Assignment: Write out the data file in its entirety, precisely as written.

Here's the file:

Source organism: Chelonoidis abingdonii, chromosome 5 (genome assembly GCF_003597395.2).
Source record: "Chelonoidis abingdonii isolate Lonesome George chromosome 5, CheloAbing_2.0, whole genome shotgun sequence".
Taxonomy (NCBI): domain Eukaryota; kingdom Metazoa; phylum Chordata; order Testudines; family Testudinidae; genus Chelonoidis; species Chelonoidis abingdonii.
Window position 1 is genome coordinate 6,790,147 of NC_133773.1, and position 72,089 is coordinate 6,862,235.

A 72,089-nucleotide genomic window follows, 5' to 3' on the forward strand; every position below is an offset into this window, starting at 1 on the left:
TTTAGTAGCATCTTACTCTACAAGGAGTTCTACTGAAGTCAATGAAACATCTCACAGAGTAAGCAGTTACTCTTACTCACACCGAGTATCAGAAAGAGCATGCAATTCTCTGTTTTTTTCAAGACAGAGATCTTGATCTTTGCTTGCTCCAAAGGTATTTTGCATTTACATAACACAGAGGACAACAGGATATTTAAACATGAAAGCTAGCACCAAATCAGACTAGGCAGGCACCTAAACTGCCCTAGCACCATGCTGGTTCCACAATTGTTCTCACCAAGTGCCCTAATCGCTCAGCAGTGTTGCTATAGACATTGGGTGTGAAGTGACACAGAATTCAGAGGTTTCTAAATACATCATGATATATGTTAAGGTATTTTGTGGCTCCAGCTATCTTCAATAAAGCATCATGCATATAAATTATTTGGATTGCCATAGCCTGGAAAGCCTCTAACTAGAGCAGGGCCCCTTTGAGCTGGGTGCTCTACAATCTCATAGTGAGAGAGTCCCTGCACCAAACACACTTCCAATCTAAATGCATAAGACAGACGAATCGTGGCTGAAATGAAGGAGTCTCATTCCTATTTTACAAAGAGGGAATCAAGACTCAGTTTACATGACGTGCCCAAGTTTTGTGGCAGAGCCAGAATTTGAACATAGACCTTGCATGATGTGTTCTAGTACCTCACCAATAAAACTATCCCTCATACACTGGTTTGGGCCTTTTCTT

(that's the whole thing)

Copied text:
Source organism: Chelonoidis abingdonii, chromosome 5 (genome assembly GCF_003597395.2).
Source record: "Chelonoidis abingdonii isolate Lonesome George chromosome 5, CheloAbing_2.0, whole genome shotgun sequence".
Taxonomy (NCBI): domain Eukaryota; kingdom Metazoa; phylum Chordata; order Testudines; family Testudinidae; genus Chelonoidis; species Chelonoidis abingdonii.
Window position 1 is genome coordinate 6,790,147 of NC_133773.1, and position 72,089 is coordinate 6,862,235.

A 72,089-nucleotide genomic window follows, 5' to 3' on the forward strand; every position below is an offset into this window, starting at 1 on the left:
TTTAGTAGCATCTTACTCTACAAGGAGTTCTACTGAAGTCAATGAAACATCTCACAGAGTAAGCAGTTACTCTTACTCACACCGAGTATCAGAAAGAGCATGCAATTCTCTGTTTTTTTCAAGACAGAGATCTTGATCTTTGCTTGCTCCAAAGGTATTTTGCATTTACATAACACAGAGGACAACAGGATATTTAAACATGAAAGCTAGCACCAAATCAGACTAGGCAGGCACCTAAACTGCCCTAGCACCATGCTGGTTCCACAATTGTTCTCACCAAGTGCCCTAATCGCTCAGCAGTGTTGCTATAGACATTGGGTGTGAAGTGACACAGAATTCAGAGGTTTCTAAATACATCATGATATATGTTAAGGTATTTTGTGGCTCCAGCTATCTTCAATAAAGCATCATGCATATAAATTATTTGGATTGCCATAGCCTGGAAAGCCTCTAACTAGAGCAGGGCCCCTTTGAGCTGGGTGCTCTACAATCTCATAGTGAGAGAGTCCCTGCACCAAACACACTTCCAATCTAAATGCATAAGACAGACGAATCGTGGCTGAAATGAAGGAGTCTCATTCCTATTTTACAAAGAGGGAATCAAGACTCAGTTTACATGACGTGCCCAAGTTTTGTGGCAGAGCCAGAATTTGAACATAGACCTTGCATGATGTGTTCTAGTACCTCACCAATAAAACTATCCCTCATACACTGGTTTGGGCCTTTTCTT